What Every Startup Can Learn From AirBnB

brianchesky

From the various conversations I have on a daily basis, we have entered that strange part of the Silicon Valley cycle where entrepreneurs are starting to conflate huge amounts of investment dollars with the future success of their startups. They should learn from AirBnB, a San Francisco-based start-up.

Brian Chesky, CEO and founder of the company, stopped by last week to shoot a GigaOM Start-Up Sessions (video above), during which he shared the story of AirBnB and the lessons he learned in three years of chasing a dream.

Chesky has already learned some lessons he wants to share with his fellow entrepreneurs:

  1. Conventional wisdom is overrated.
  2. Being broke brings an incredible amount of discipline and focus.
  3. What your company does in its childhood has a big impact on its future.
  4. In solving your own problems, you solve problems for other people, and through this, an opportunity often arises.

AirBnB is a classic Silicon Valley story of bootstrapping, rejection and eventually success. It is an idea that defies all logic. In fact, by conventional wisdom, it seems like a pretty dumb idea. Who would want to rent spare rooms to strangers from strange cities in their homes? And would you rent a room in someone’s house, instead of a hotel? (Couchsurfing, a non-profit service which offers a similar service — but for free — took years to develop critical mass with its user base.)

Brian and his co-founder, Joe Gebbia, decided to start a company, and they moved to San Francisco. There were just two little problems: They didn’t really have a startup idea and they didn’t have the rent money. There was a design conference in the city, and there were no hotel rooms for rent. Joe and Brian thought, it would be cool to rent air mattresses to conference visitors and make enough cash from that to make rent. Three people bought into the idea.

That little idea turned into what is now AirBnB. Along the way, they brought in their third co-founder Nathan Blecharczyk. Today, you can rent a tree house, a castle, a lighthouse or a houseboat on AirBnB, which lists rooms from 9,000 cities in 175 cities 170 countries. Between those three initial rentals to today, AirBnB has had tough journey. Brian and his co-founders sold special breakfast cereal in boxes that carried funky names (Obama O’s and Breakfast of Change) to attendees of the Democratic National Convention in November 2008 so they could keep AirBnB going.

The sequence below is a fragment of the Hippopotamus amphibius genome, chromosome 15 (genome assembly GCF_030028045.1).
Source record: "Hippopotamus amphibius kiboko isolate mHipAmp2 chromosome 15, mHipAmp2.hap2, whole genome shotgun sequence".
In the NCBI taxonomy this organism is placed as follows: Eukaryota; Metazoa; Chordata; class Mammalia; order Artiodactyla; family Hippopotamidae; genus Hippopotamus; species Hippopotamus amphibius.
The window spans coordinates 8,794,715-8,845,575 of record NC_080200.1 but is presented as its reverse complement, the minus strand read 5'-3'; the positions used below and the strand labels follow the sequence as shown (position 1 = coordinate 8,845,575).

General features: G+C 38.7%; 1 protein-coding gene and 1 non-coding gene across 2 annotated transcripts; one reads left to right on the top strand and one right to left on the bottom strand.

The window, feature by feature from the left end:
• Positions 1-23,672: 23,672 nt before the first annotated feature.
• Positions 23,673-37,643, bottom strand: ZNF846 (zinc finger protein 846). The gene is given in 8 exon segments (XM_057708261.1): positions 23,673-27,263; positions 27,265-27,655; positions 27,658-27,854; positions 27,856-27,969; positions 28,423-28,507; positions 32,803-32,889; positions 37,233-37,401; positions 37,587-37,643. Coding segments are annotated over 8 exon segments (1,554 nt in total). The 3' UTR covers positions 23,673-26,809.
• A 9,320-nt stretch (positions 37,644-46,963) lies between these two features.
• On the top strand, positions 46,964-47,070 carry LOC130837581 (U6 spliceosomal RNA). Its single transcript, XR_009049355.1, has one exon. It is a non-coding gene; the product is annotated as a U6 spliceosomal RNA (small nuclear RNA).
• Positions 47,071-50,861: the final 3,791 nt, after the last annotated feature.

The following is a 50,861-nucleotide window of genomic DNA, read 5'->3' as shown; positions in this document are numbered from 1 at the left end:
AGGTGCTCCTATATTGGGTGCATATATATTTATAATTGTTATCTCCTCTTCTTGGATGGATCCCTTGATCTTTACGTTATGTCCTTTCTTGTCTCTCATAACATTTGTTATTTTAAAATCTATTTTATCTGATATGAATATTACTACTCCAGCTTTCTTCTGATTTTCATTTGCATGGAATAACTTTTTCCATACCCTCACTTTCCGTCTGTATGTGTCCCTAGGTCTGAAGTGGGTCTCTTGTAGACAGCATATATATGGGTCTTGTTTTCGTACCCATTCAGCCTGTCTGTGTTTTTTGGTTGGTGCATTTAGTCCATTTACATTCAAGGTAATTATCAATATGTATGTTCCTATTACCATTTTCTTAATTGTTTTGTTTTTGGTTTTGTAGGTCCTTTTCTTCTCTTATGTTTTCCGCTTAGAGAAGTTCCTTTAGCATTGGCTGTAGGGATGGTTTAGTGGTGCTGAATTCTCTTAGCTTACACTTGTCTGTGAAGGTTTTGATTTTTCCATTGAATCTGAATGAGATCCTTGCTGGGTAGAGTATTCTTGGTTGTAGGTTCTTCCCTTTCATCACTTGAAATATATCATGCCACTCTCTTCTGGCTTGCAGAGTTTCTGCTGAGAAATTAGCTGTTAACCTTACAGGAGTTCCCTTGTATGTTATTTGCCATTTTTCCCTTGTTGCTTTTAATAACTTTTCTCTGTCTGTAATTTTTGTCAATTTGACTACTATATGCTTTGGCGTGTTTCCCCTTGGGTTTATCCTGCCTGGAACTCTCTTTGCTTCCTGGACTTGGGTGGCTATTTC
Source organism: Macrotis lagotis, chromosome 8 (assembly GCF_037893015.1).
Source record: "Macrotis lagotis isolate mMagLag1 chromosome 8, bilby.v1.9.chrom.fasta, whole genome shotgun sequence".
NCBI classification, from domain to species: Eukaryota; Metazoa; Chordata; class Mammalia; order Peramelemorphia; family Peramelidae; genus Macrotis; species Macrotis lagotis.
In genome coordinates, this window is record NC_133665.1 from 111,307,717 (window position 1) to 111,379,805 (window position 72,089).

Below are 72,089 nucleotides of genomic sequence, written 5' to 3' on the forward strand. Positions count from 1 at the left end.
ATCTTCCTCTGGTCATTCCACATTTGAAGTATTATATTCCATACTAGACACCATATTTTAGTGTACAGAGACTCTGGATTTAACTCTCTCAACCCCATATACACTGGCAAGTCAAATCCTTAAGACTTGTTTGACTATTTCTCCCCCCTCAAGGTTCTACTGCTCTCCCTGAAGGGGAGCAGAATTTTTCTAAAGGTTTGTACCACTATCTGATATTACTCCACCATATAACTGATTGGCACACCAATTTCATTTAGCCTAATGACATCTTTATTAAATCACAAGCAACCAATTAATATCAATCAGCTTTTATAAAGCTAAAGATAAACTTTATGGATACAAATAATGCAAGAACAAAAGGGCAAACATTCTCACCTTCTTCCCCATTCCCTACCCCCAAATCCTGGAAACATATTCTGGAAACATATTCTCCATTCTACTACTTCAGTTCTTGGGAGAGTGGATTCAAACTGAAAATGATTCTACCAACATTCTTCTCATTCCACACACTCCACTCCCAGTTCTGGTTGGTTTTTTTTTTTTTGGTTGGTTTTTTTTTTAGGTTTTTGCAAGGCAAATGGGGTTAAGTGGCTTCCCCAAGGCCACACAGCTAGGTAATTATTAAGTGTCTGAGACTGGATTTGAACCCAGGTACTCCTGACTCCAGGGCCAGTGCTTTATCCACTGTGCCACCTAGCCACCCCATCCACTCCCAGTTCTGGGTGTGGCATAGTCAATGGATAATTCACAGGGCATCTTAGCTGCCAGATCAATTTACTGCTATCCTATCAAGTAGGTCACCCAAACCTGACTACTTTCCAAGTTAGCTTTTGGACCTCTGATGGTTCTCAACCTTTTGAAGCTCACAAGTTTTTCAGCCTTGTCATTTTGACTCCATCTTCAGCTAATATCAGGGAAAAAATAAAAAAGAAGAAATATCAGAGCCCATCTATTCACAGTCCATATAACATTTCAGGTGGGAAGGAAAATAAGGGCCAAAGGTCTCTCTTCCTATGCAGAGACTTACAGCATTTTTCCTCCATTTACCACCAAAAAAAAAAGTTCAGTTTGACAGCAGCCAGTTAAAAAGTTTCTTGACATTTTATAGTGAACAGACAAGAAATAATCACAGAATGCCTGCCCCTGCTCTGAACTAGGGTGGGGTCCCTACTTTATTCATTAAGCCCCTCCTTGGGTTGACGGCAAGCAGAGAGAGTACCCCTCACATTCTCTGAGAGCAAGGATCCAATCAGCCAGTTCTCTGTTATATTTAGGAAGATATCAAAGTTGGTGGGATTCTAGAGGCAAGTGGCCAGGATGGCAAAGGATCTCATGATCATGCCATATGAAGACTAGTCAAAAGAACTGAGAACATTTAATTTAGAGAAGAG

“That was our seed money,” laughs Chesky. That hustle convinced Paul Graham to take on AirBnB in his YCombinator program, though he initially didn’t much care for the idea of the company. Today, looking back at those early days, Brian is pretty sure that lack of money has defined the company and its culture of frugality. That lack of money also made Chesky and his cohorts get used to rejection, which only helped steel their resolve.

AirBnB worked out of Brian and Joe’s apartment and when it ran out of space, Brian moved out of his bedroom and began living out of a suitcase. Over past six months, he has lived in 30 different locations he found on AirBnB. The more he used his service, the more he figured out ways to polish it.

Being broke and being cheap brings incredible amount of focus. “When you don’t have money you cannot have five strategies and you have to pursue one strategy,” says Chesky. “You cannot build things people don’t really want.”

Lately, AirBnB’s fortunes have changed. Late last year it snagged $7.2 million in funding from Sequoia Capital and Greylock Partners, on top of the $600,000 it received in seed funding. That infusion of cash hasn’t really changed Brian. He still lives out of a suitcase (actually a duffel bag). Most of the money is for growing the company into new markets and new verticals.

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